4.6  Conclusions


In this chapter, we have proposed two novel image rendering algorithms.

The first algorithm is based on a variant of the relief texture method. As opposed to the original approach adapted to a computer-graphics framework, the proposed algorithm directly integrates the internal and external camera parameters. To enable accurate rendering, the proposed rendering algorithm decomposes the standard image warping equation into a sequence of two simpler 2D operations. The first 2D operation is further decomposed into two 1D operations, thereby enabling a simple re-sampling of pixels along rows and columns. The second 2D operation is an homography transform that can be accurately implemented and efficiently executed using a standard GPU. As a result, the key features of the algorithm are that it avoids holes in the synthetic image and it fits well to a GPU architecture.

The second algorithm is based on an inverse mapping method that scans the destination image and calculates the position of the corresponding pixels in the source image. Therefore, this methods allows a simple re-sampling of synthetic pixels because it prevents rounding the coordinates of synthetic pixels to the underlying pixel grid. The proposed rendering algorithm features a simple and accurate re-sampling of synthetic pixels and easily enables the combination of multiple source images such that occluded regions can be correctly handled. Therefore, this algorithm can potentially offer a higher rendering quality than the relief texture mapping.

Next, to address the problem of determining the visibility of background and foreground pixels in the rendered image, we have discussed the occlusion-compatible scanning order. This concept was adopted from literature and validated within our framework. Here, we have derived that a proper scanning can be made for rectified and unrectified views.

Additionally, two occlusion-handling techniques were introduced. The first technique is based on the assumption that occluded regions correspond to background pixels. Occluded pixels are therefore padded using the color of neighboring background pixels. Although the presented techniques are based on heuristic rules, experimental results have shown that the relief texture combined with the proposed occlusion-handling methods yield between 1.9 dB and 3.8 dB rendering-quality improvement. The second occlusion-handling method combines two source images that cover all regions of the video scene for synthesizing a single virtual view. Note that the proposed inverse mapping algorithm integrates and combines the two source images by careful pixel selection, so that occluded regions are properly handled. Experimental results indicate that such an occlusion-handling technique further improves the rendering quality by a range of 3.8 dB to 5.9 dB.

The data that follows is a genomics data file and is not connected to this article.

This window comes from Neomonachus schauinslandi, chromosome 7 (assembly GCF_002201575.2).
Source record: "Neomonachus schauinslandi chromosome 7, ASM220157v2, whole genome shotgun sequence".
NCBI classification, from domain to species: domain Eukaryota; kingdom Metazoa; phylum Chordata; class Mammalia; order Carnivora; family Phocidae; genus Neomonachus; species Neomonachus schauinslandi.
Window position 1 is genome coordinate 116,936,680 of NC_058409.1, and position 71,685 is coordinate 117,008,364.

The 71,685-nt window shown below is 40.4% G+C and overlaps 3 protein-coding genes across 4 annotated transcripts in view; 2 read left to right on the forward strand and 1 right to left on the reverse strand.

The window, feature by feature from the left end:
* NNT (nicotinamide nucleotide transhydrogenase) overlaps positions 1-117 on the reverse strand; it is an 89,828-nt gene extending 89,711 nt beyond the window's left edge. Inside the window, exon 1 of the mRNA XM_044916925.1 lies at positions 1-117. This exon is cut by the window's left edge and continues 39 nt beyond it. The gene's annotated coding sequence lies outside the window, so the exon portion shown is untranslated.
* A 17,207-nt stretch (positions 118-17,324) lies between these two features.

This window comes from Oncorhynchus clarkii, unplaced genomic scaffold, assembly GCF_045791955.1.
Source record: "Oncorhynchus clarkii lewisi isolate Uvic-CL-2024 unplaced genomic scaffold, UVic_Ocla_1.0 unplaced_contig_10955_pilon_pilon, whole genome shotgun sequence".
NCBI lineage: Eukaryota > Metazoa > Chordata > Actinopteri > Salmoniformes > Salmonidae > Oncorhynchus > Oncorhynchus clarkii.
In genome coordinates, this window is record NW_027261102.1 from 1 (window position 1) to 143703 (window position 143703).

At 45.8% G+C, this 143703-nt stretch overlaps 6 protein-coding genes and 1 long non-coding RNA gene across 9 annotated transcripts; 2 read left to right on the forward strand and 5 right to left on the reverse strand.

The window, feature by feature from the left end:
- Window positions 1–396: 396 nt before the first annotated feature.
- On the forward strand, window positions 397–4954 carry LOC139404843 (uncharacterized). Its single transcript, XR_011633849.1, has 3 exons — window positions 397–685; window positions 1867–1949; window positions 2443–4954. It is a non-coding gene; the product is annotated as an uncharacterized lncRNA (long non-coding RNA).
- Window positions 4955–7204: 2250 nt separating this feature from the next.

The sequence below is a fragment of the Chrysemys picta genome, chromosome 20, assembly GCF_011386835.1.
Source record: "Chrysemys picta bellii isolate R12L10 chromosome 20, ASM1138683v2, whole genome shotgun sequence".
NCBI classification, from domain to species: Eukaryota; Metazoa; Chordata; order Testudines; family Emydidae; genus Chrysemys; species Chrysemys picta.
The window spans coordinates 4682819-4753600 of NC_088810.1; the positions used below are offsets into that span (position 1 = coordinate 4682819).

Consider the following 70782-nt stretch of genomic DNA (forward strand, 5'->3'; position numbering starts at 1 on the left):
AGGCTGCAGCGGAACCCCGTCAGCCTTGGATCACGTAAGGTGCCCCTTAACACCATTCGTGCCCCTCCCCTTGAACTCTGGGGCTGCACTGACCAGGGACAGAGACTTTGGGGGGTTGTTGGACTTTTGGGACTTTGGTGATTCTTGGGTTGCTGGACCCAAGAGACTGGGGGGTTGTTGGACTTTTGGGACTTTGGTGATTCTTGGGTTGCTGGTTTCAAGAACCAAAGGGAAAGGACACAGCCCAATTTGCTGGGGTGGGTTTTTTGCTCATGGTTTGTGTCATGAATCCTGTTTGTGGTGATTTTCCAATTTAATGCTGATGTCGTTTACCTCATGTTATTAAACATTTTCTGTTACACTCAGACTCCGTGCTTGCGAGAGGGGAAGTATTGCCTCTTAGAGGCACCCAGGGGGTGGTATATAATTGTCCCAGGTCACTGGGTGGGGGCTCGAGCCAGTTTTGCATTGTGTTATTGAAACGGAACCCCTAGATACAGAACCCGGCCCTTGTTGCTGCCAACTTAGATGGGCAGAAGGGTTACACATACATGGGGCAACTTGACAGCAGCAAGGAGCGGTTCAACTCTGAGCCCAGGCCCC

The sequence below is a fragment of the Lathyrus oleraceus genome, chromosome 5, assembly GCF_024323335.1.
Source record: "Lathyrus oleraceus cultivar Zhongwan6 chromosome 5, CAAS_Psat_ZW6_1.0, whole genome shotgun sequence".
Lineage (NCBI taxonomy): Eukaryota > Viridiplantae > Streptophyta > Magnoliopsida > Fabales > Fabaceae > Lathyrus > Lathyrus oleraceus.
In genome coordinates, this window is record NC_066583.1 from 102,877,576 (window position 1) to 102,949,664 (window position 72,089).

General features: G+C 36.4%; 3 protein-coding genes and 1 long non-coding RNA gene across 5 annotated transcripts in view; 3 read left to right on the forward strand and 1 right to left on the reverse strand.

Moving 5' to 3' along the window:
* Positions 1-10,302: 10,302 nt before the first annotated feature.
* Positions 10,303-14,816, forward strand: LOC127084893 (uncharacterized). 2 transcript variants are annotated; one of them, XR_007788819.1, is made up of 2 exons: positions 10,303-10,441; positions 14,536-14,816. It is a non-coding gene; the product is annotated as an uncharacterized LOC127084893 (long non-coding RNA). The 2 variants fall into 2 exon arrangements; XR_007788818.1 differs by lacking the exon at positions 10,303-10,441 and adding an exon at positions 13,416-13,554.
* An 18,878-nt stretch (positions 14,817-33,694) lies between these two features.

If there is one aspect of this chapter that comes clearly to the foreground, then it is a decent solution for the occlusion problem. If this is well managed, the rendering quality will be clearly improved, both objectively in terms of measured SNR (dB) and subjectively. It will become clear later in this thesis, that this also has a beneficial impact on the coding efficiency, since the visual data contains less disturbing and noisy pixels. A second aspect is that an efficient use of the multi-view geometry can significantly reduce the complexity of the rendering algorithms. Specifically, we have seen that the visibility of objects can be determined by solely using the multi-view geometry without any depth information. Additionally, the multi-view geometry enables an efficient and simple padding of background holes in the synthetic images. Finally, we have seen that a rendering equation relying on the multi-view geometry can be appropriately factorized, thereby enabling an efficient execution. The aforementioned advantages highlight that multi-view geometry constitutes a very powerful tool 1, which was indispensable in this chapter for making the improvements and optimizations with a limited number of assumptions and conditions.


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Figure 4.12 (a) Original view of the “Ballet” sequence captured by the camera 3. (b) Relief texture mapping algorithm.



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Figure 4.13 (a) Inverse-mapping algorithm. (b) Inverse-mapping algorithm using two source images.



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Figure 4.14 (a) Original view of the “Breakdancers” sequence captured by the camera 3. (b) Relief texture mapping algorithm.



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Figure 4.15 (a) Inverse-mapping algorithm. (b) Inverse-mapping algorithm using two source images.


1This remark is similar to a statement of Jean le Rond d’Alembert, a French mathematician, who stated that “Algebra is generous; she often gives more than is asked of her”